He went into his bedroom and came out with a humongous Christmas stocking. He handed it over to us. "Here's one more gift."

We looked inside. It was bulging with Black Cat firecrackers and those little white poppers that snap when you throw them on the ground. He might as well have handed us a stocking with a million dollars in cash. He fished a Bic lighter out of his pocket and lit the punk that was in the stocking. He handed it to us, and told us to be careful and to use common sense. We ran out the back door. The sun would soon be setting, and we were not about to waste any time.

Looking back as an adult, I realize that this was one in a long line of "busy presents" that Jim had given Lacey and me so that he and my mom could have some uninterrupted time together. I don't know if he had originally bought the firecrackers for himself as an immature amusement and decided that procreation was worth sacrificing his stash for, or if he had specifically bought them with us in mind. Nonetheless, the stocking of fireworks this year, the Super Nintendo the year after, and the apartment he rented that had a nice swimming pool a couple years later were all meant to get us out of their hair and keep us occupied for long periods of time. Jim's idea of helicopter parenting meant purchasing a remote controlled helicopter to keep us playing outside for most of the day.

Anyway, as a second grader I was blissfully ignorant to what was going on inside the house while Lacey and I were experimenting with blowing up things in the yard. Our first objective was to find holes and pipes that we could place the firecrackers into. It had rained the night before, and there was still standing water in various places around the yard: the hollow metal poles supporting a clothes line, some white PVC pipes that were sticking out of the ground around the cyclone fence, empty flower pots. We took our time untangling each Black Cat and propping them at precise angles to maximize the amount of water that would spew from the resulting explosions. We piled up some dirt in the middle of the yard, and placed several firecrackers in the mound. We shouted with glee when the dirt flew in the air. Had anyone seen us, two little lunatics in clown paint squealing while we blew things up, they would have called the mental health authorities to carry us away.

The great disappointment came after we lit the very last firecracker, and discovered that the only things we had left were the little white poppers. We listlessly threw a couple of them, disappointed with their underwhelming snaps. We threw about five of them, then stared at the brown stains they left on the vinyl siding of the house. Then a light bulb went on in my head.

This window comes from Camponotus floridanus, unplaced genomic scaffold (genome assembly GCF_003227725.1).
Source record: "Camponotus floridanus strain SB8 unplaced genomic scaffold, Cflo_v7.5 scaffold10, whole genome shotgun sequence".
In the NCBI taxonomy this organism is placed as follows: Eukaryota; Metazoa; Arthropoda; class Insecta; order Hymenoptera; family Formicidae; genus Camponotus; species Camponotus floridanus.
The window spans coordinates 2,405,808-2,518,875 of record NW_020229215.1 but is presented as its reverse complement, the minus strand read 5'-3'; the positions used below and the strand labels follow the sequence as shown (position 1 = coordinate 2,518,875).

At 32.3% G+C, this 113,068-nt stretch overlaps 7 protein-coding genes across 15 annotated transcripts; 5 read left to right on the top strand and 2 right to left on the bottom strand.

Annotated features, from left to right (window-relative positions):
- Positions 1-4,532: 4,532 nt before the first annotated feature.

"What if we dump out all the powder and light it? I bet it would make a really loud pop!"

We grabbed the three boxes of poppers and looked around for a smooth surface on which to dump the contents. The carport wouldn't do; if we messed up the truck or the car, our parents would end us. We spied the green dome of the septic tank cap poking up out of the grass. Bingo!

We sat down facing each other, one on either side of the dome, and got to work unwrapping each popper and pouring out the powder. We were very careful not to let the breeze take any of it. Once we had a nice little pile, Lacey grabbed the punk that she had stuck upright in the grass and held it up in the air like a magic wand.

"On the count of three."

"One..."

She lowered the punk.

"Two..."

BOOM!

As soon as the ember on the end of the stick came within half an inch of the pile, I felt a slap to my face and the deafening roar of pure gunpowder igniting. It sounded like a shotgun blast. We both stared at each other, stunned. Gray powder clung to the makeup on Lacey's face, and I could feel it itching my own eyebrows and cheeks. My ears were ringing. Lacey stubbed out the punk in the dirt, and we walked straight to the house without speaking. I had a weird feeling inside. It felt like we narrowly escaped disaster.

We walked in the door and saw my mom and Jim cuddling on the couch. They glanced at us and commented about how loud that last firecracker had been. Lacey went to the bathroom, and I followed. We each wet a washcloth and wiped our faces off. I went and lay under the Christmas tree in a shell-shocked daze. I never looked at those seemingly innocent white poppers the same way again.


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MarshMellow Posted on Dec 16, 2015 at 12:50 PM

Hoju, It's awesome that you are still in touch with your childhood buddy. I wish I could say that "Lacey" and I had kept in touch, but our parents split up when we were about 12 years old. She lived with her mom in a different town (this was before we had internet at home) so we never saw each other again after that.

Hoju Koolander Posted on Dec 14, 2015 at 06:36 AM

The explosions and makeup parts were fun, but I am more touched that you got along with your Mom's boyfriend's daughter. I had as similar experience, where my Mom's boyfriend wasn't my favorite guy in the world, but his Grandson and I were best buds. They could take as much time for hanky-panky as they wanted as long as the two of us got to hang out. We're still in touch today and have many years of adventures to look back on.

MarshMellow Posted on Dec 11, 2015 at 03:03 AM

Thanks, everyone, for taking the time to read my essay.

Vaporman87, I refuse to be sued by anyone who doesn't heed my cautionary tale. I recommend keeping your face away from the action.:)

Vaporman87 Posted on Dec 11, 2015 at 01:40 AM

We have poppers sitting on top of our piano right now. Hmmm.

DirtyD79 Posted on Dec 11, 2015 at 12:58 AM

This article is great. I got those poppers for years on 4th of July as a kid and for some reason never thought to do that.

NLogan Posted on Dec 10, 2015 at 11:09 PM

You weren't the only kid special enough, I am allergic to peanuts and always made the same trade Mr. Goodbars for Special Darks. Now my kids give them to me because they don't like dark chocolate.

Vaporman87 Posted on Dec 10, 2015 at 04:51 PM

That was awesome. Great story, MarshMellow. Welcome to RD, by the way.

This was a joy to read. Really well written and fun the whole way through. I can't imagine what that final "boom" must have been like. I think I would have stuck to eating Special Dark bars with my Squiggle Wiggle tattooed hands while playing the Nintendo from a previous year after that.